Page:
MarkMunday Type 1 · Well-Known Member

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    The mind boggles! This is like advising someone to use petrol to put a fire out. Especially as bolus insulin is not being used. The first challenge is to figure out how much basal insulin (Lantus) is required, and minimising carbs during tis time helps. Introducing carbs with mealtime bolusing become much easier.
     
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  6. TashT1

    TashT1 · Well-Known Member

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    It says in the original post that bolus is being used (novarapid) it’s just a fixed dose.

    Being advised to have some carbs is not the same as having a lot of carbs. Did they give you an exact amount to include in your diet? With a bit of experimenting you can figure out how many carbs are ‘safe’ to eat on your fixed dose and still bring your numbers down.
     
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  7. SilverK

    SilverK · Well-Known Member

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    Hello everybody, and thanks for responding!
    No, no info as to how many carbs to have at each meal. I’m assuming the dietician will give me that info but they didn’t phone yesterday. I guess they got busy. I’m sure they’ll phone soon.

    Fasting blood sugar is high teens.

    Breakfast is the same every day. A latte and a piece of granary type toast with butter. (Approx 30g or 32 if I have marmite )

    Lunch for the last few days has been one piece of toast with butter, with two eggs, scrambled with spring onion and a little bit of cheese.

    That seems okay so far. My readings drop steadily from breakfast through to dinner to the low teens (I almost made single figures a few days ago but that seems to have been a one off)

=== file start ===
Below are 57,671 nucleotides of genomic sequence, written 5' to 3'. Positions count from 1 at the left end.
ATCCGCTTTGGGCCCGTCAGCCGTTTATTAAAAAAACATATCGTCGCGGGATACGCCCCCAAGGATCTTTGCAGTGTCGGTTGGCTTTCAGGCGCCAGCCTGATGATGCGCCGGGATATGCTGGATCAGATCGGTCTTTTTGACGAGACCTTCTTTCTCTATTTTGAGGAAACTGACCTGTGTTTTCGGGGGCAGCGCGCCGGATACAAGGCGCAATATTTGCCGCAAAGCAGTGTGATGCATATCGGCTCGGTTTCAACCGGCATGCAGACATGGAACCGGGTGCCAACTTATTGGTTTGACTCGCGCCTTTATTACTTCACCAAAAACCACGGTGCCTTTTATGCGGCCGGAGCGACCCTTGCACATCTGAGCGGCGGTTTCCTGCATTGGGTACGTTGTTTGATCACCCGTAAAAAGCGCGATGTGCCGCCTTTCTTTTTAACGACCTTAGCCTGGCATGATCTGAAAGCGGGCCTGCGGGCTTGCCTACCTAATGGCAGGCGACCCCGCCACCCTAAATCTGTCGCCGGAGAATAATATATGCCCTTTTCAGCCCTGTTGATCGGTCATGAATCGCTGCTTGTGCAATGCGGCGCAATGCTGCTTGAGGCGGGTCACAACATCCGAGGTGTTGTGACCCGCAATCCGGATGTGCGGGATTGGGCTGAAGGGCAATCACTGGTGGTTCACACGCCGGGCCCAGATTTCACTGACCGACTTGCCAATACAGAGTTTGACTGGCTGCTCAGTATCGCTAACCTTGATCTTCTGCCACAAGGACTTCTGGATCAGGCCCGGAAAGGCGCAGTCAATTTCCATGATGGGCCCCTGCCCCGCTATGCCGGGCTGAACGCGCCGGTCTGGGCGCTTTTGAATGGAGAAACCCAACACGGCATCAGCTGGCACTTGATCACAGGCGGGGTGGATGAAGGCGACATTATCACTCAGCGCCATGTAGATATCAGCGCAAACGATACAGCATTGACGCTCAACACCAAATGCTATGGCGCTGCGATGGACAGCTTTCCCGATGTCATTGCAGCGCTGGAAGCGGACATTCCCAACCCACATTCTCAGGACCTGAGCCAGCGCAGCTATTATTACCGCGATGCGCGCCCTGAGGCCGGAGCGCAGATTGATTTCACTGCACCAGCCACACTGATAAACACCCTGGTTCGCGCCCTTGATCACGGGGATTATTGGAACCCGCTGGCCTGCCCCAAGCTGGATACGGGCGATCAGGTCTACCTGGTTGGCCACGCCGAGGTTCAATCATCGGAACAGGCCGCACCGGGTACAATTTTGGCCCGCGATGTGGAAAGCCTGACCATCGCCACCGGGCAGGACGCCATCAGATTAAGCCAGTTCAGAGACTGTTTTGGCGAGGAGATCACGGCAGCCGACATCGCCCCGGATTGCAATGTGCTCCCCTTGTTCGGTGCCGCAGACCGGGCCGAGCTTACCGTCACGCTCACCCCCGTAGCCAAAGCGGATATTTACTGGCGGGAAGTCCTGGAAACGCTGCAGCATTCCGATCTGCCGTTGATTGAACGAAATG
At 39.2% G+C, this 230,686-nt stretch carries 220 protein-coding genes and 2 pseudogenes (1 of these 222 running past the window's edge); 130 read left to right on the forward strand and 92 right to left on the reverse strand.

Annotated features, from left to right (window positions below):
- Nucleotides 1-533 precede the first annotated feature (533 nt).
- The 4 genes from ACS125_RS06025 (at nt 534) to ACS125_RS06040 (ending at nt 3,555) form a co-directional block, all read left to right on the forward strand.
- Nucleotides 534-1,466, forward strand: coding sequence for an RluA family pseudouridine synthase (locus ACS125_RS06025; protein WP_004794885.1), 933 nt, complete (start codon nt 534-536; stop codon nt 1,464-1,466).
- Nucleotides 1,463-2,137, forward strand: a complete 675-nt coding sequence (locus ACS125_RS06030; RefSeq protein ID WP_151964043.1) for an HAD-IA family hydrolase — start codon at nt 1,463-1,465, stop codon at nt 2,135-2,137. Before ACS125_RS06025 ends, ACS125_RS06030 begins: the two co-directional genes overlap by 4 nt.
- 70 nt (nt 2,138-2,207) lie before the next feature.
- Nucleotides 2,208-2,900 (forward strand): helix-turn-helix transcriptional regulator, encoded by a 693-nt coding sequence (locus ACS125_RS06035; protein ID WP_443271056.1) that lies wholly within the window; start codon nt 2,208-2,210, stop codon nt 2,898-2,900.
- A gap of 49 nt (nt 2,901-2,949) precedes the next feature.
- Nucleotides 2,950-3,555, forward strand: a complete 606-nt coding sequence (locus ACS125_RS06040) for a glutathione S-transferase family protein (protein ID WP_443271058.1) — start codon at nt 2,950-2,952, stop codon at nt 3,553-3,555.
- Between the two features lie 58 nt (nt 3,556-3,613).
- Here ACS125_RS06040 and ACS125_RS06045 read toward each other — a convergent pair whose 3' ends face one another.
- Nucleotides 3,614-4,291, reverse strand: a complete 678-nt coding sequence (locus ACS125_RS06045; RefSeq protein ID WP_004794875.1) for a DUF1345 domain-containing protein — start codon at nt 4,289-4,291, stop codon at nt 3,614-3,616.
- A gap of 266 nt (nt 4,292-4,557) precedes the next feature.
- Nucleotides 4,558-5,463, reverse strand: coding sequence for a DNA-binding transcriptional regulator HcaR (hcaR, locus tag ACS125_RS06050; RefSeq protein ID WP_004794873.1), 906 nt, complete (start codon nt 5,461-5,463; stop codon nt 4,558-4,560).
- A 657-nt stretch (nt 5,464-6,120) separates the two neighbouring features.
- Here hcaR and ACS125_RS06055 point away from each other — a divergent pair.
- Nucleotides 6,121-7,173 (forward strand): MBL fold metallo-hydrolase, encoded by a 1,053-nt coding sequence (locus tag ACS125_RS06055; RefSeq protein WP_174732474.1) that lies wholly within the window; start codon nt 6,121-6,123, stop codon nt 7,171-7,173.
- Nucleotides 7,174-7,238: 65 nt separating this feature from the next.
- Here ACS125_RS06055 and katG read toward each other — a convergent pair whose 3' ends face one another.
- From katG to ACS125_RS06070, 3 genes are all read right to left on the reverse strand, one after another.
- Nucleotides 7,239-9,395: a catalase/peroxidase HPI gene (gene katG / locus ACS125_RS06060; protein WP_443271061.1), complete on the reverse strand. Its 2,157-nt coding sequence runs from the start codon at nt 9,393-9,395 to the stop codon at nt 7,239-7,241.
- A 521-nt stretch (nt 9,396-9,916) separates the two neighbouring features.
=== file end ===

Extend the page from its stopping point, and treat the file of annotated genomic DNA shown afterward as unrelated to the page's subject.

Dinner was jacket potato, veg/salad and protein, sometimes a yogurt. Obviously too many carbs as my before bed reading is straight back up again. I tried rice (one of those little pre portioned triangular bags) - a little bit less of a pre bed rise but back to square one in the morning and less of a fall during the day.
    Last night I had tuna salad and two pieces of toast. Pre bed reading was higher than for rice or jacket pot and back to square one today.

    I’m a bit scared to back the carbs down too much for dinner. Not so much for the novorapid but I don’t know what the Lantus will do while I’m sleeping . I don’t know enough about this yet.
    It’s getting a bit disillusioning. Insulin doses are going up and it doesn’t seem to be having any effect.
     
    • Hug Hug x 2
  8. Resurgam

    Resurgam Type 2 (in remission!) · Expert

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    You are eating just about my whole day's carbs for breakfast - it really doesn't make sense to someone controlling type two by diet alone - as I seem to be able to do.